Trump Again Says He Wants Bigger Relief Deal, Predicts Senate GOP Will Back It

October 20, 2020 Updated: October 20, 2020

President Donald Trump on Tuesday made another appeal to Republican lawmakers to support an economic relief package greater than the $2.2 trillion that was proposed by House Speaker Nancy Pelosi (D-Calif.), who said Tuesday would be the final day to come to an agreement before the election.

“It’s very simple. I want to do it even bigger than the Democrats,” Trump told Fox News on Tuesday. “Now, not every Republican agrees with me, but they will … I want to do it even bigger than the Democrats, because this is money going to people that did not deserve what happened to them coming out of China.”

He is referring to the CCP (Chinese Communist Party) virus, a novel coronavirus that causes COVID-19 that triggered widespread business shutdowns this year, leading to significant job losses.

“We want to do it but Nancy Pelosi doesn’t want to do it. We’ll see whether or not she changes her mind,” he added. “They are talking. Let’s see what happens. But I would rather go bigger than her number.”

For weeks, Trump has called on Congress to “go big or go home” and has pushed for $1,200 direct payments to Americans. The last major pandemic relief measure was in March when Congress passed the $2.2 trillion CARES Act, which authorized the stimulus payments as well as other measures such as small business loans, expanded unemployment insurance, and other items.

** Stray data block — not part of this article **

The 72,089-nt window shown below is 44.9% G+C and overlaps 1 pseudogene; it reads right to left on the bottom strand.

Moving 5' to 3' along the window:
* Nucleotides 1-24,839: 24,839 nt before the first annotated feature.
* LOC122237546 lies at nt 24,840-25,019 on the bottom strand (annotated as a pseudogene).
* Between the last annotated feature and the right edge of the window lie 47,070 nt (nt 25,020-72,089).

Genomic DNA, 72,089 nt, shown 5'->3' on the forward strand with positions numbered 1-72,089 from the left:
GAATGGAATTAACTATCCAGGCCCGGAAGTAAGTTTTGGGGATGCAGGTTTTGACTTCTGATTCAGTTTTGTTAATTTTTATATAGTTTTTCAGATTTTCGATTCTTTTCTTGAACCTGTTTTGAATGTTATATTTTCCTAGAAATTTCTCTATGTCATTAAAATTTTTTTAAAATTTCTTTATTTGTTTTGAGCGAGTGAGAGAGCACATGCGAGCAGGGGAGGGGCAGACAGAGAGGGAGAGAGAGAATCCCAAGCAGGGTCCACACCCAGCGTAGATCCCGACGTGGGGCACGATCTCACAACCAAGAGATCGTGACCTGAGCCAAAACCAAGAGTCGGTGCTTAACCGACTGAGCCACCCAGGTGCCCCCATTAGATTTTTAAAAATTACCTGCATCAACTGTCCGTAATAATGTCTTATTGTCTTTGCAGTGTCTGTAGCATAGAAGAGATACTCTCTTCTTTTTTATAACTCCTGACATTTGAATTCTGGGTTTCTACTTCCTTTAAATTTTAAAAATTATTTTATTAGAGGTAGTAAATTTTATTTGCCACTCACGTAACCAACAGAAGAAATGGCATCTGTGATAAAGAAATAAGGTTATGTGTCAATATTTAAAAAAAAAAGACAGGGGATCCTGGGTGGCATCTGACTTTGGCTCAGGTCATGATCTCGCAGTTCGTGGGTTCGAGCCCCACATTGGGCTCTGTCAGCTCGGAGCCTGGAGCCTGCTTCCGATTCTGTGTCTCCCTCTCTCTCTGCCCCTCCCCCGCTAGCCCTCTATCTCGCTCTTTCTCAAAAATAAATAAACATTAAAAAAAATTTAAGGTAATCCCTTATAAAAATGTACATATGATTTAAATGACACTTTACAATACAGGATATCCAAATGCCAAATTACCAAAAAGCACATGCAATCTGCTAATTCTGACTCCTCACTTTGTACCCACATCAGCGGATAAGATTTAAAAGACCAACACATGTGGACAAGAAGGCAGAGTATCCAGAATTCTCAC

But over the weekend, Pelosi gave a 48-hour deadline to come to an agreement, although it’s not clear what would happen if the deadline passes with no deal.

“Where we have agreement, we don’t have agreement in the language yet, but I’m hopeful,” Pelosi said on ABC’s “This Week” on Sunday. “The difference amounts to this, if you think of it this simple way: When you say ‘may,’ you’re giving the president a slush fund,” she said. “He may do this, he may grant, he may withhold.”

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House Speaker Nancy Pelosi (D-Calif.) departs a news conference on Capitol Hill in Washington on Oct. 8, 2020. (Erin Scott/Reuters)

Her spokesman, Drew Hammill, wrote on Twitter on Monday evening that Pelosi and Treasury Steven Mnuchin spoke for about one hour as “they continued to narrow their differences.”

“The Speaker has tasked committee chairs to reconcile differences with their GOP counterparts on key areas,” he added. “The Speaker continues to hope that, by the end of the day Tuesday, we will have clarity on whether we will be able to pass a bill before the election. The two principals will speak again tomorrow and staff work will continue around the clock.”

Even if White House and Pelosi come to an agreement, it’s possible the Senate won’t pass the measure. Senate Majority Leader Mitch McConnell (R-Ky.) has said that he won’t support the White House’s deal, adding on Oct. 17 that the GOP will vote on a smaller $500 billion package next week.

This prompted Trump to tell a local news station he would be able to overcome the GOP’s differences.

But Sen. John Thune (S.D.), the No. 2 Senate Republican, said on Monday that it would “be hard” to garner enough GOP support to pass a bill higher than $1.8 trillion. “Well, we’ll have to talk to Sen. Thune,” Trump told on Fox News on Tuesday when he was presented with Thune’s comments.

Regarding McConnell’s prediction, the president said specifically that he expected backing from the majority leader: “He’ll be on board if something comes.”

McConnell said the Senate also plans a vote on Wednesday on a $500 billion-plus Republican proposal to include unemployment benefits and aid to schools. It would provide people with $300 in federal weekly unemployment benefits, while the Democrats want to return to the $600 weekly level in a measure approved earlier this year.

Reuters contributed to this report.